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Immune-Related Toxic Effects and Treatment Outcomes in Patients With Cancer and Autoimmune Diseases Receiving Immune Checkpoint Inhibitor Therapy


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In a single-institution retrospective cohort study reported in JAMA Oncology, Han et al found that patients with autoimmune diseases had similar outcomes with immune checkpoint inhibitor (ICI) therapy for solid tumors as those without autoimmune diseases, with occurrence vs no occurrence of autoimmune disease flare or immune-related adverse events in such patients being associated with improved outcomes. Patients with active autoimmune diseases had poorer outcomes.  

Study Details

The study included data from 1,822 patients with 18 types of solid tumors diagnosed from January 2015 to December 2018 who received ICI treatment with PD-1/PD-L1 inhibitor monotherapy or combination therapy at Memorial Sloan Kettering Cancer Center. A total of 147 patients (8.1%) had autoimmune diseases, most commonly psoriasis (n = 38) and rheumatoid arthritis (n = 18); of these, 25 patients (16.9%) had active autoimmune disease requiring systemic immunosuppression at ICI initiation. No significant differences in baseline characteristics were identified between the autoimmune disease and non–autoimmune disease groups.

The findings of this cohort study suggest that safety and efficacy of ICIs are similar between patients with cancer with and without concurrent autoimmune disease diagnoses. Immune-associated toxic effects in patients with autoimmune diseases appear to be associated with superior immunotherapy efficacy, with the caveat that patients with active autoimmune disease had poorer outcomes.
— Han et al

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Key Findings

Rates of objective response (28.6% vs 25.7%, P = .43) and overall survival (hazard ratio [HR] = 0.95, 95% confidence interval [CI] = 0.76–1.17, P = .61) did not significantly differ between the total autoimmune disease group vs the non–autoimmune disease group.

Among the 147 patients with autoimmune diseases, 87 (59.1%) had ICI toxicity, consisting of disease flare (worsening of autoimmune disease) in 20 (13.6%), immune-related adverse events in 45 (30.6%), and both in 22 (14.9%). Among 42 patients with disease flare, 34 (81%) had grade 1 or 2 and 8 (19%) had grade 3 toxicity; 14 (33%) required immunosuppressive treatment. Among 67 patients with immune-related adverse events, 51 (76%) had grade 1 or 2, 13 (19%) had grade 3, and 2 (3%) had grade 4 toxicity; of a total of 106 immune-related adverse events, 40 (37.7%) were treated with immunosuppression. Disease flare was more common in patients with active vs nonactive autoimmune diseases (60.0% vs 22.1%, P < .001).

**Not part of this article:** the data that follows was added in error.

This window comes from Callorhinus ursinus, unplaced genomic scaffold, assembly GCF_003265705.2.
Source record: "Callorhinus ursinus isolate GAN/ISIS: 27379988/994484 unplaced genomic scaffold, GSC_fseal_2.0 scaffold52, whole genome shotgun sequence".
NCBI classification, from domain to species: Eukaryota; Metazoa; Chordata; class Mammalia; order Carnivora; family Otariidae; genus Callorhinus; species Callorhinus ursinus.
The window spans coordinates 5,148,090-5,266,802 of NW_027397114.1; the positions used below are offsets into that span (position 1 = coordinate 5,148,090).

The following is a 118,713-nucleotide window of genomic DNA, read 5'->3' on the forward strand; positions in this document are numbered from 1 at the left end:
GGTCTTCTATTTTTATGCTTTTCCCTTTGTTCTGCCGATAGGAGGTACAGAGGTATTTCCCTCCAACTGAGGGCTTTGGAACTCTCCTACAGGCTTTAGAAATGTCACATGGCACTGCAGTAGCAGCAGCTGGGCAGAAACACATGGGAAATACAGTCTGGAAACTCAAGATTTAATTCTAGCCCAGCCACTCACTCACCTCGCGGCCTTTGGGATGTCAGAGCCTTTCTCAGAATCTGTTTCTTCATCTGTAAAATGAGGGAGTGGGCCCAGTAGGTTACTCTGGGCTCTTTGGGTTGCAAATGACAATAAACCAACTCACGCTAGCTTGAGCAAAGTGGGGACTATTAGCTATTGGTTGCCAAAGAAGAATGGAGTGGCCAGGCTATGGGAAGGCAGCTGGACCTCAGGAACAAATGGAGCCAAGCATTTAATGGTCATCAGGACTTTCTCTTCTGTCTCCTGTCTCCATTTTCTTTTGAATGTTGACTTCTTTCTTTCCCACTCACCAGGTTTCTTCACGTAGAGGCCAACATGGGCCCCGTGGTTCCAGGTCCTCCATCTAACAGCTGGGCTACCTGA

Patients with autoimmune diseases who experienced disease flare or immune-related adverse events (toxic effects) had a higher objective response rate vs those who did not (42.5% vs 8.3%, P < .001). On multivariate analysis including toxic effects as a time-varying covariate, patients with autoimmune diseases who experienced toxic effects had significantly improved overall survival compared with those without or who had not yet experienced toxic effects (HR = 0.55, 95% CI = 0.32­–0.95, P = .03).

Patients with active autoimmune diseases had a similar objective response rate vs those with nonactive autoimmune diseases (24.0% vs 29.5%, P = .64), but significantly poorer overall survival (HR = 2.81, 95% CI = 1.41­–5.58, P = .003).

The investigators concluded, “The findings of this cohort study suggest that safety and efficacy of ICIs are similar between patients with cancer with and without concurrent autoimmune disease diagnoses. Immune-associated toxic effects in patients with autoimmune diseases appear to be associated with superior immunotherapy efficacy, with the caveat that patients with active autoimmune disease had poorer outcomes.”

Luc Morris, MD, MSc, of the Department of Surgery, Memorial Sloan Kettering Cancer Center, is the corresponding author for the JAMA Oncology article.  

Disclosure: The study was supported by Fundación Alfonso Martín, National Institutes of Health, National Cancer Institute, and others. For full disclosures of the study authors, visit jamanetwork.com.

The content in this post has not been reviewed by the American Society of Clinical Oncology, Inc. (ASCO®) and does not necessarily reflect the ideas and opinions of ASCO®.
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